The Man Behind the Meiji Restoration
The Reincarnation of Confucius

Humans are eternal beings that undergo reincarnation to polish their souls and improve themselves. This process of reincarnation becomes a unique story for each individual personality. The spiritual investigations into the reincarnations of well known people bring to light the secrets of this long process of soul polishing.



(552-479 BCE)

Confucius was born to a commandant of the garrison at Lu (currently Shangdong) and was named Qiu at birth. He was later known as Zhongni when he reached adulthood. He lost both of his parents at a young age, but studied hard to eventually become a government minister.

He tried to correct the corrupt government of Lu, but after failing to do so, chose to travel instead to neighboring states – including Wey, Song, Zheng, Cao, Chu, Qi and Chen to expound his political philosophy. He returned to Lu aged 69 and attained a following of around 3000 disciples. The Analects reveal the ideal leadership he had in mind: “The man of wisdom is never of two minds; the man of benevolence never worries; the man of courage is never afraid.”


Issai Sato


Issai was the greatest Confucian scholar of the later Edo period in Japan. He held a government-appointed position to teach Confucianism at the Shouheikou School, and his students numbered several thousand. Official Confucian scholars like Issai were so venerated that there was a custom for students visiting Edo to come and greet them.

While the government curriculum enforced the teachings of the Cheng-Zhu (Neo-Confucian) school of thought, he incorporated Wang Yangming’s ideas into his lectures, and created a new kind of Confucianism. His magnum opus, the analects “Genshi-shiroku” were hugely influential to many samurai of the time.


“AI Will Surpasses Humans”

–or so many people think. It is true that AI can ‘learn’ vast amounts of information and process it at superhuman speeds. Some scientists think that many people will lose their jobs because of it. Not only is the notion of hard work and study being threatened: the meaning of our very existence is being threatened.

So in our past life story we will be looking at the incarnations of a man who realised the power of the mind: a power that far surpasses brainpower.

We are talking about Confucius, the father of Confucianism. Confucianism spread all over East Asia throughout the centuries, but our investigation will uncover Confucius’ especially strong ties with Japan.


Changing the World Through The Power of Virtue

Confucius lived during a fierce warring period in Chinese history known as the Spring and Autumn period (c.771-476 BCE). Blood flowed continuously in endless wars between various feudal states. Within the states, vassals would disobey their lords and assume sovereignty. The young Confucius would have been devastated at the sight, and it motivated him to advocate for a virtuous ruler. A virtuous ruler would stop the wars, he thought.

“He who exercises government by means of his virtue may be compared to the north polar star, which keeps its place and all the stars turn towards it.” (Book II, chapter 1)

Thus, Confucius became a minister in Lu, and attempted to return to the ruler his authority, which the vassals had rebelled against. Confucius requested the vassals to reduce the size of their castle, which had grown much bigger than the ruler’s. His pleas were rejected, and he left the state in self-imposed exile.

Confucius, however, did not give up his dream. He travelled to many states teaching his ‘way’ to the rulers, but all of them were dismissive.

“I have not seen one who loves virtue like h love beautiful women.” (Book IX, chapter 17)

In the end, all he could do was teach all of his teachings to his disciples. This became the Analects. He ended his life in the hope that future generations would come to realize his dream.

Trials still awaited the Confucians after their master’s death. During Qin Shi Huang’s rulership 460 of the persecuted Confucians were buried alive. It seemed as though Confucius’ dream had lost all hope of realization.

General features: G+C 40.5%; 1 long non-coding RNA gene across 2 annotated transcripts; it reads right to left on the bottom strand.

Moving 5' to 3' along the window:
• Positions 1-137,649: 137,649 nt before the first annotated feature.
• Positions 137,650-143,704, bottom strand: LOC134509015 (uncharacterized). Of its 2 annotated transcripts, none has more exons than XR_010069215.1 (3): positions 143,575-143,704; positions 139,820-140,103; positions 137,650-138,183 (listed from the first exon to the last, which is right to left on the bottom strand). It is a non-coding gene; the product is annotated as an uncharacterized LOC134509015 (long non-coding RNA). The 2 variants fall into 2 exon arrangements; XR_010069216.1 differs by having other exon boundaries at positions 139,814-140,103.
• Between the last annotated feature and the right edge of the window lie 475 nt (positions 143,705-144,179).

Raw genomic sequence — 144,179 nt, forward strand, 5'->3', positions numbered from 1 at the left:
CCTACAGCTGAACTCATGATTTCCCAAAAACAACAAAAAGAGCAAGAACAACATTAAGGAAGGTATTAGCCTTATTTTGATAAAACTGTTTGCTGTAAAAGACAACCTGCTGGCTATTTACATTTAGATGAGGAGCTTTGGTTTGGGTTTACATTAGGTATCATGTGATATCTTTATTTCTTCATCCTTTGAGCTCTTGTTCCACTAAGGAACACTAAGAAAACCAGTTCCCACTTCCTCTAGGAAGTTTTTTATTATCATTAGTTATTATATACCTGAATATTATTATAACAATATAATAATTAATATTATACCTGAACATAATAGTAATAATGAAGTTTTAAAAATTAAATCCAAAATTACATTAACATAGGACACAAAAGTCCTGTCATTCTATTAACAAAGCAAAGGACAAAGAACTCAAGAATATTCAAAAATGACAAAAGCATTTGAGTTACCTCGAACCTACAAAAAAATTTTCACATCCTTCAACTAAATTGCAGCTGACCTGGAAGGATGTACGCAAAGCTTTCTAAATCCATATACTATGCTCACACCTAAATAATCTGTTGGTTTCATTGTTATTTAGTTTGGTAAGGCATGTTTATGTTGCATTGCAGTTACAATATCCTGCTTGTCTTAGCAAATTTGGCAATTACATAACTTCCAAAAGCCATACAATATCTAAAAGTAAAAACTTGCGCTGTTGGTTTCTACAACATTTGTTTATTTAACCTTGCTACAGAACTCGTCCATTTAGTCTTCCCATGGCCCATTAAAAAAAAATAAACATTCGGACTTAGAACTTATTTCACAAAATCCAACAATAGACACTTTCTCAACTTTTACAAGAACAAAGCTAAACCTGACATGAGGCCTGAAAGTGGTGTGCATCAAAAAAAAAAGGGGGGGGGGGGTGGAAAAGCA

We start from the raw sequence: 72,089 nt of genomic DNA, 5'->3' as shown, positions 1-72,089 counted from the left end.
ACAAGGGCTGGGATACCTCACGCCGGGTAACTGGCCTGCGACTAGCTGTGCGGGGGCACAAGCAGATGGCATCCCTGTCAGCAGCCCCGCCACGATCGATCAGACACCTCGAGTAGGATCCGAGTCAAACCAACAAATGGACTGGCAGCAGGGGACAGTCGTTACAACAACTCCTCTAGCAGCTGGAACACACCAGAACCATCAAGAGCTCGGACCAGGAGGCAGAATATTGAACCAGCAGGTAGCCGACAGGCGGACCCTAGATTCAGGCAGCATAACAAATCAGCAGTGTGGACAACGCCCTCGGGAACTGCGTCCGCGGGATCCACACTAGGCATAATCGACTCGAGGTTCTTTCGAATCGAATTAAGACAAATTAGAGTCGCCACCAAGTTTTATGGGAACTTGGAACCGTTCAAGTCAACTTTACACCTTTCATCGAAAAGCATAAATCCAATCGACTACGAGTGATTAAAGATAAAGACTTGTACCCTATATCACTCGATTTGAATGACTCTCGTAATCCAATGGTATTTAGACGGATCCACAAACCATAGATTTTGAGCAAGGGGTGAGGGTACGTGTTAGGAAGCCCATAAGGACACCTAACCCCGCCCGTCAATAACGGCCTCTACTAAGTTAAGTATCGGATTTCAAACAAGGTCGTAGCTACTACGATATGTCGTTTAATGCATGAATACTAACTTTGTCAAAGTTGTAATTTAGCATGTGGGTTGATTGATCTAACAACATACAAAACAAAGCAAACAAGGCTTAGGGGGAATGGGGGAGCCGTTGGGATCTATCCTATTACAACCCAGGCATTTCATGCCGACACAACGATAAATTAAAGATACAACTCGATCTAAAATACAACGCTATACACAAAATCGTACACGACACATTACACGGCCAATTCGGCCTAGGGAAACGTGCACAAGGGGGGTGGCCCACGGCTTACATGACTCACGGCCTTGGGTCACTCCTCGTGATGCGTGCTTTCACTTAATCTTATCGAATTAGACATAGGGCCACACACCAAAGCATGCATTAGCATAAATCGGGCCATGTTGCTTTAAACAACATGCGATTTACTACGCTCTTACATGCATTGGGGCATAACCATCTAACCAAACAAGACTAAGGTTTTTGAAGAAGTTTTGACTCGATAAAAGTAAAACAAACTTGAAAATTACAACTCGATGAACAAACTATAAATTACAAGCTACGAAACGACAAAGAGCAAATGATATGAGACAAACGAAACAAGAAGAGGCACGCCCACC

Soon enough, however, Qin Shi Huang was defeated and Liu Bang established the Han dynasty. From the time of Emperor Wu of Han (141-87 BCE), Confucianism was officially acknowledged as an academic study and a state position called the Doctor of the Five Books (of Confucianism) was established. The Han dynasty’s prosperity was said to equal that of the Roman Empire.

Confucian teachings also spread across the ocean to Japan. Ieyasu Tokugawa’s insistence on the importance of Confucianism brought over 260 years of peace to Japan after ending the warring period. Confucian thought became the framework supporting the fabric of Eastern civilization.


Confucius Reborn In Japan

Then disaster struck the East: the West began to expand their colonization activities. In the 19th century the Qing dynasty lost to Britain in the Opium Wars, and the people suffered under exploitative colonial rule. This was followed by the colonization of many other countries in Asia.

Next, the West tried to take Japan, the last country standing.

Spiritual research at Happy Science has uncovered that Confucius was born in Japan right at this time. His name was Issai Sato: a Confucian scholar who taught at a prestigious school called the Shouheikou.

Unfortunately, he is now virtually unknown in Japan. Many of his students, however, eventually became first-class leaders: Shonan Yokoi, a political reformer who stressed the importance of a strong navy very early on; Shozan Sakuma, the teacher of famous revolutionaries such as Shoin Yoshida and Kaishu Katsu; and others.

Issai Sato’s writings also had a huge impact on Takamori Saigo, one of the initiators of the Meiji Restoration.

In other words, all of the main players from the principle domains that contributed to the Restoration (the government, Choshu domain and Satsuma domain) were inheritors of Issai’s philosophy. Those players effectively became the ‘virtuous leaders’ of the young samurai who achieved modernization in Japan.

Modernized Japan then went on to engage in the Russo-Japanese Wars and the Greater East Asia War to liberate Asia from Western colonization.

The goal of Confucius’ philosophy was to produce a ruler who would rule the country with the power of virtue. Issai’s philosophy was more spiritual, and had the goal of producing a leader who serves Heaven. Both philosophies became the driving force of the age by encouraging people to awaken to the power of virtue.

What, then, was the essence of their teachings?


Scholarship Will Open Paths

Both of their lives illustrate the possibilities of scholarship.

Confucius was born into a commandant’s family in Lu, but he lost his father when he was still a child. His low status forced him to work as a child managing warehouses as well as cattle and horse rearing.